Pros & Cons of Overdraft Protection
|Is easy to sign up for with business accounts, often offered for no charge||Can have fees when transfers take place|
|Ensures your payments and checks clear without dealing with returned transactions, which can damage your business reputation||Counts against a limited number of free monthly transactions (if linked to a savings account), which can get expensive|
|Avoids NSF fees and overdraft fees||Can give a false sense of security when there may be a larger budgeting problem|
|Avoids damaging your business or personal credit||Can still get charged fees if your backup account or line of credit doesn’t have enough funds to cover the overdraft|
Types of Business Overdraft Protection Plans
Here are the three most commonly used overdraft protection plans for business accounts.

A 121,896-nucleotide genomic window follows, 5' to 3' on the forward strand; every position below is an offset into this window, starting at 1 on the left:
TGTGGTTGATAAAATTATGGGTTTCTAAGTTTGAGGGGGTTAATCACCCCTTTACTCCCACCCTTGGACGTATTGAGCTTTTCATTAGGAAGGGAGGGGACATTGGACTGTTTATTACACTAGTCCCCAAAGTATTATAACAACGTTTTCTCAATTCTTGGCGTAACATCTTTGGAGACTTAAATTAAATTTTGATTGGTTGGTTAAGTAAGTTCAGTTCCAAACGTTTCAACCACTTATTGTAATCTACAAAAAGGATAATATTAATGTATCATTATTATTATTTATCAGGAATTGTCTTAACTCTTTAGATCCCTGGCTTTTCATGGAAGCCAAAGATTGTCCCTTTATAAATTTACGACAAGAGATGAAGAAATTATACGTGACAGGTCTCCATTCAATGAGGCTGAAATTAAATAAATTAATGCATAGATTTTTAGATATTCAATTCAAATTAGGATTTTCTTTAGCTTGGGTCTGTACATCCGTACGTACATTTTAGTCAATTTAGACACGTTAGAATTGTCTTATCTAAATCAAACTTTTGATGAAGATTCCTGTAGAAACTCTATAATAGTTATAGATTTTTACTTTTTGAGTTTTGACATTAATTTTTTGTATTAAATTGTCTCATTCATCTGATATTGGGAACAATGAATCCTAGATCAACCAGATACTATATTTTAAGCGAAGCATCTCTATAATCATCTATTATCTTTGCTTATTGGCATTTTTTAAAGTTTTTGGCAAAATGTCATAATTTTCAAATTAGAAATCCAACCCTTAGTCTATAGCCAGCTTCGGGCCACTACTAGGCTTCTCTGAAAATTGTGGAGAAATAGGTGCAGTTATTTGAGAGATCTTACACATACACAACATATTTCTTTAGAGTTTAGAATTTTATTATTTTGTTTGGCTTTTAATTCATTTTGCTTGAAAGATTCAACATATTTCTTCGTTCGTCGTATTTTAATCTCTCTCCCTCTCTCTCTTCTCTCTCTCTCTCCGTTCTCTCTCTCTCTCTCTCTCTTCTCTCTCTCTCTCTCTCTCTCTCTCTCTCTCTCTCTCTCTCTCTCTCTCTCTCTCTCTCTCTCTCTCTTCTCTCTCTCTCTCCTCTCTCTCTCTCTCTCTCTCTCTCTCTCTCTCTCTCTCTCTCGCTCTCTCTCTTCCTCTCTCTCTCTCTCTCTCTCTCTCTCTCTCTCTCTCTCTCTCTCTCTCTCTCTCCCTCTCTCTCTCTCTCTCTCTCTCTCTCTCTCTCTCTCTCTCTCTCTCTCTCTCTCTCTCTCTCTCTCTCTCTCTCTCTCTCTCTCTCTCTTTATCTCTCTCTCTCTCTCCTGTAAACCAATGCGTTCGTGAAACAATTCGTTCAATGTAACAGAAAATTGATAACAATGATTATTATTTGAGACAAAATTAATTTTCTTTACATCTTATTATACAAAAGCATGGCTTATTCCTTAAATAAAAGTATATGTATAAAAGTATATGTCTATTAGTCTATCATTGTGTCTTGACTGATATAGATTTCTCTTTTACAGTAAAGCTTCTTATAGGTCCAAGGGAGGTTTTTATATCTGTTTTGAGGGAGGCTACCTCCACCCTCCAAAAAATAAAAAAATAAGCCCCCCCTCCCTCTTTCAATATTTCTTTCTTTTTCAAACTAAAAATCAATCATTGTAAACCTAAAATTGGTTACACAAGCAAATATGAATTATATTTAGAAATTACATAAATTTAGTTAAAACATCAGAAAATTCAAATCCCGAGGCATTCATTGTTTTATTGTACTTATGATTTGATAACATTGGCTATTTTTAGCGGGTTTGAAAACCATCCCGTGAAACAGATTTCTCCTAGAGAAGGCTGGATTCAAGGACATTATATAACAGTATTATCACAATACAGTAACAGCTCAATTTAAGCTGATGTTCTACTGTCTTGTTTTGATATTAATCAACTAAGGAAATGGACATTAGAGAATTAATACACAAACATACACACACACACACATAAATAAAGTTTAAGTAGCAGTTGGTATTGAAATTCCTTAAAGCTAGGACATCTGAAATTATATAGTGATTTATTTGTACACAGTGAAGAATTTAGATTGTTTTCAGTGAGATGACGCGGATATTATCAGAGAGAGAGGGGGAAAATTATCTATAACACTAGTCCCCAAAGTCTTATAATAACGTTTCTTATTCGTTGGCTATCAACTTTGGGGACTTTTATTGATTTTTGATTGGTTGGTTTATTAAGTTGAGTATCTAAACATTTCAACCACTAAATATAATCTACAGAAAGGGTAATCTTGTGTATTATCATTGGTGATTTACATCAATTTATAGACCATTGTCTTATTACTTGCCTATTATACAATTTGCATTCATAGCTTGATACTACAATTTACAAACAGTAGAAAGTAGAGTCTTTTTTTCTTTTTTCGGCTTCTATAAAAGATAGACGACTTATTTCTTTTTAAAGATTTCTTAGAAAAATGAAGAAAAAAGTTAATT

- Linked to a business savings account: If your checking is overdrawn, the bank transfers money from your savings to cover it. Transactions made with overdraft protection count against any limited free monthly savings transactions, so fees can apply. Examples of banks that offer overdraft protection through linked accounts include Capital One and Citizens Bank.
- Linked to a small line of credit: Some banks offer a small line of credit and will transfer money from that when your checking is overdrawn. This account type typically has rates similar to a credit card. U.S. Bank offers overdraft lines of credit.
- Linked to a business credit card: This is used the same way as the small line of credit, with a cash advance pulled from the credit card to cover the overdraft. Note that rates on cash advances are often higher than typical credit card annual percentage rates (APRs), and there’s usually a limit to how much you can advance. Bank of America is an example of an account that lets you use your credit card for overdraft protection.
Who Needs Business Overdraft Protection